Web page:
Skip to main content

Why Did James Cameron Wait 15 Years To Make Avatar?

James Cameron

Avatar is still bigger than anything in box-office earnings!
So why did James Cameron wait 15 years to make his movie Avatar (almost half the time it takes you to download/upload a movie to or from some of the big names of tv and movie service providers!!!)
It was not the art or technology that made the King of Movie-making wait all these years! It was people!
Cameron needed to wait all these years for some audience that can grasp his movie to evolve!This is what some critics say. For me this makes more sense than to say that Cameron had waited for the technology to advance!
There is always enough public awareness to, at least, appreciate any visual product or the endeavor even toto make it!
But either arguments is true depending on who you value most, machine or human advancement!
In 1960 the movie "13 Ghosts" was launched with a novel idea. To have some sort of spectacle issued to each viewer upon entering the movie theater to be able to see the ghosts! I remember I got one at the box office but never dared to use it. I was still able to narrate imagined scenes from the movie later on, possibly inspiredby the scary sounds!
Fifty years from "13 Ghosts" 3D viewing is back as a major feature of Avatar along with stereoscopic film-making!
So the technology was there. What Cameron did was just have some geeks improve on it for him! Despite all this 3D viewing in Avatar is actually amazing. It's not like any 3D viewing one could think of before Avatar. Yet some viewers complained of getting headaches or dizziness from using the 3D goggles or that the idea of seeing through goggles is in itself a distraction. The questions is this seeing through goggles and whether the artistic value of a movie can be adversely affected by this act of dictating how we should see it!
Other movies by James Cameron:
  • The Terminator
  • Titanic



share



 

Seriale Online

Comments

Popular posts from this blog

MovieGlobe: Japan's Version of Romeo and Juliet

Romeo and Juliet (2007) JapanOriginal Article by: Fateh Mirghani-Japan

I have just finished watching the masterpiece of Shakespeare” Romeo and Juliet “in its Japanese version.
The quality of the movie is great and the soundtrack, injected with a little Japanese folklore music, has given it a sensational dimension and Eastern fascination!
Basically, the theme of the movie remains the same as the original play, and that has been a particular Japanese notion in dealing with other nations’ cultural products. Part of the reason may lay in Japan's sensitivity to other nations’cultural products- given the long standing historical disputes with its neighbours, and part of it may lay in a fierce sense of homogeneity that has come to characterize Japan as an island nation-state since time immemorial. Thus the Japanese, unlike the Americans, don’t seem to have the temerity to ‘Japanize’ others’ cultural stuff. The movie “Renaissance man”  can be cited as an example of American boldness. The …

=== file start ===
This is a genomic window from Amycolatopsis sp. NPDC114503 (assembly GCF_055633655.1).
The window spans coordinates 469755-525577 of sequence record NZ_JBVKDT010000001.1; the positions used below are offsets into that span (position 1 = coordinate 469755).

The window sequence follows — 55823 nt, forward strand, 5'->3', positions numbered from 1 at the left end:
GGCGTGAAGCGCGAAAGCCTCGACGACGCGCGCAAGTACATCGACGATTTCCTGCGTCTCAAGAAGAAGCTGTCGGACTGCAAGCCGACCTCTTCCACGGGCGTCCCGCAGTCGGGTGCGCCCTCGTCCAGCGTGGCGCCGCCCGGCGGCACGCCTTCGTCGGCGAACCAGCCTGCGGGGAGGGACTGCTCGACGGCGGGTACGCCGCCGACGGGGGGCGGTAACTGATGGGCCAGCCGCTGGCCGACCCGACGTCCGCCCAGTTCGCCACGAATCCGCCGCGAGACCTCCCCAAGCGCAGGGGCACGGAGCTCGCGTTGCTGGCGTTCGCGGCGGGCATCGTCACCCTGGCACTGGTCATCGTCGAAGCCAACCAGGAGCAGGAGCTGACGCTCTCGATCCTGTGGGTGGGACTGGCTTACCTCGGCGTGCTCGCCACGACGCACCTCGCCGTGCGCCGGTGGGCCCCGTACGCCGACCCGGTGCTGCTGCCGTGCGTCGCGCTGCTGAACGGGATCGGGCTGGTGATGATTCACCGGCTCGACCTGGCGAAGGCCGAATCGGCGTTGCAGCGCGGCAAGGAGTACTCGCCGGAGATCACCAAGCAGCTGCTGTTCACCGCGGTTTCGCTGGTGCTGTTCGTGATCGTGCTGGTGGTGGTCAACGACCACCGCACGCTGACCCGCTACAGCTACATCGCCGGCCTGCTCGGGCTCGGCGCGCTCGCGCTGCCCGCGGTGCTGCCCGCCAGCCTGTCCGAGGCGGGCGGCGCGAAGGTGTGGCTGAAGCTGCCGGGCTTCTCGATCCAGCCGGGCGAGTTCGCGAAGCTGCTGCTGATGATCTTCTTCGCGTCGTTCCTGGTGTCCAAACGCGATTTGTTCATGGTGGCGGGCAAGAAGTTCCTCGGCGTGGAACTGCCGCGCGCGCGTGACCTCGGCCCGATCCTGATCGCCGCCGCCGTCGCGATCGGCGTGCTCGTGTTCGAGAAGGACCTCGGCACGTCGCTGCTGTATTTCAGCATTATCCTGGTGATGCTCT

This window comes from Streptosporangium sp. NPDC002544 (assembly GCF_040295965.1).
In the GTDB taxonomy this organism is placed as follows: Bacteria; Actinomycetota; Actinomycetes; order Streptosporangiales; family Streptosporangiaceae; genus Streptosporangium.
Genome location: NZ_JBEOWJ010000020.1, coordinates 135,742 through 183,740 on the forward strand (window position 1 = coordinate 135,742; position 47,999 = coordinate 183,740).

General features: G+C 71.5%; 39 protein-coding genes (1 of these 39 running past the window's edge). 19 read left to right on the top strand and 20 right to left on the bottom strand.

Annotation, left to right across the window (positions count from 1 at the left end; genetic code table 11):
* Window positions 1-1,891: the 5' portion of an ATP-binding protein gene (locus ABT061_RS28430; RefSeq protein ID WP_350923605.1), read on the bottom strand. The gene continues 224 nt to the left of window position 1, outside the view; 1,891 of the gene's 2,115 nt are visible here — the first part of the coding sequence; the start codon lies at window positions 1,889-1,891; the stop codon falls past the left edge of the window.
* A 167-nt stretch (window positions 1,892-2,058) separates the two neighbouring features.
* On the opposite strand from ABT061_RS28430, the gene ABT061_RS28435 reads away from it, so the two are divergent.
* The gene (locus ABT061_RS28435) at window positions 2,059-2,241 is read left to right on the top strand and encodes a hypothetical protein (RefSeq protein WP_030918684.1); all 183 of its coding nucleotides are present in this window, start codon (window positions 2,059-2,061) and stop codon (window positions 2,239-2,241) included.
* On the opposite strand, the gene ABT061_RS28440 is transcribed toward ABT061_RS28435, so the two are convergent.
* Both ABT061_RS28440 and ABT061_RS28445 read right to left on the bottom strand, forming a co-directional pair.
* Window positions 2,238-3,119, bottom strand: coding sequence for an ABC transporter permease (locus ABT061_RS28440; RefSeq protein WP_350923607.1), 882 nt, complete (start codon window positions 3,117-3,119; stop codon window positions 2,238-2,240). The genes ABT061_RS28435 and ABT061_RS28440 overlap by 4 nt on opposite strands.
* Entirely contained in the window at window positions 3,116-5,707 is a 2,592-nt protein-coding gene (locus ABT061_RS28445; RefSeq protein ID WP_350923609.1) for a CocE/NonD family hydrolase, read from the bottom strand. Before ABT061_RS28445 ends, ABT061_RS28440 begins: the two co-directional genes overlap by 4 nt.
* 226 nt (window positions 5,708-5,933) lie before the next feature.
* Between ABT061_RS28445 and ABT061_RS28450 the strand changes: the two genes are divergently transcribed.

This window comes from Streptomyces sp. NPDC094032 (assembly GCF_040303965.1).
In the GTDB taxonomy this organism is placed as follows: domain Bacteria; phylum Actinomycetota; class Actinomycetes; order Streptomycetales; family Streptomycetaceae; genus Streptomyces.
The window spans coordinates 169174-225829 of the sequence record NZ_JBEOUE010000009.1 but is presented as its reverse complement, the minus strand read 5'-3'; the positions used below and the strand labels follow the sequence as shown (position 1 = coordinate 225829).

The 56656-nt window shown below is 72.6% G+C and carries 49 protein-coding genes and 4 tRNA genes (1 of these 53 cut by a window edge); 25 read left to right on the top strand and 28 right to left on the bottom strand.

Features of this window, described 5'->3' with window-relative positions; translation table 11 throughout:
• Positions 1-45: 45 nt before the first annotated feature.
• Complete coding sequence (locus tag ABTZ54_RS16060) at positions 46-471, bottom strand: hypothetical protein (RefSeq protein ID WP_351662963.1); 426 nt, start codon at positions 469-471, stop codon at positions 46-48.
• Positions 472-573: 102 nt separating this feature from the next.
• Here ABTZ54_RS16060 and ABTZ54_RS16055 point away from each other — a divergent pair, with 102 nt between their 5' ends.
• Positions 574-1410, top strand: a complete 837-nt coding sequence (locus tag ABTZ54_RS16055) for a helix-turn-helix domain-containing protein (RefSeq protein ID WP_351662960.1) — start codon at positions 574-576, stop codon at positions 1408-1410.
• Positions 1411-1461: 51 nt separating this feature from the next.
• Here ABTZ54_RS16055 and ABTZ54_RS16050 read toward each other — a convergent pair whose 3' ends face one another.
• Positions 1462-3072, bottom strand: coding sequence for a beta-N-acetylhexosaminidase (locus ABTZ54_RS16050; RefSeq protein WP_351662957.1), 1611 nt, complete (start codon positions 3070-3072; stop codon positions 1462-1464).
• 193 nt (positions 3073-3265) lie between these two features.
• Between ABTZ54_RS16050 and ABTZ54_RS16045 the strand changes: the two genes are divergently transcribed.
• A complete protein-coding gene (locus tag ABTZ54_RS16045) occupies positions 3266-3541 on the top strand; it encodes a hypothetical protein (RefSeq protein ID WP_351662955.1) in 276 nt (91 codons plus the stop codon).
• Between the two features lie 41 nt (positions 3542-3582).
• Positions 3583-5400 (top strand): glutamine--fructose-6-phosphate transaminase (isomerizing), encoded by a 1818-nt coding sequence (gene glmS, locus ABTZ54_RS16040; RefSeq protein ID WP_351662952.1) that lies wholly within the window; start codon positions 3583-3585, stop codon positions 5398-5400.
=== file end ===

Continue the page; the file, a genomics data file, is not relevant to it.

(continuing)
Thursday Evening

Short Story by Ali Elmak* Translated by MM
Getting off the tram, he slipped. Was it the right or the left foot that skidded? It did not matter!  All that mattered really, all that he cared for at that hour, at that moment, was that he fell and soiled his pants. those characteristically beautiful white pants which he had preserved for Thursday evenings; for the soiree gatherings which started by hanging around in the market; loitering for short or long periods; then to the cinema house; any film and peace be upon him. Then, was this bad luck or what? Did he really need to take the tram for such a short distance? “That was a fair reward for your laziness” he said to himself. As for those pants, they were turned into a dusty colored thing. The more he shook those tiny particles off, the closer they became attached to the pants. Oh what a gloomy evening for you!  "Is this what concerned you?" thought he.

The posters of Alan Ladd and Van Heflin still stood their, at the cinema entrance.…

Movie Critic Review: Zorba The Greek (1964)

" All right, we go outside where God can see us better." Alexis Zorba "God has a very big heart but there is one sin he will not forgive; [slaps table] if a woman calls a man to her bed and he will not go. I know because a very wise old Turk told me." Alexis Zorba

--------------------------------
Zorba (Anthony Quinn) with a lascivious look lays the gentle order, 'Two beds Madam. Without bugs!' Mme Hortense defiantly tilts her head and answers proudly, 'Mme has not THE bugs!'



The bookish intellectual Basil  (Alan Bates) who has appeared unaffected by the collective vertigo experienced on the boat taking them to Crete, did not seem interested in this outward and stimulated first-time exchange between his newly-found companion, a robust natural philosopher named Alexis Zorbas and this old lady who rushed  to offer them her hospitality services in her own (Marriot) of a dilapidated house on this island of pathos and the poor. Mme Hortense then treats the c…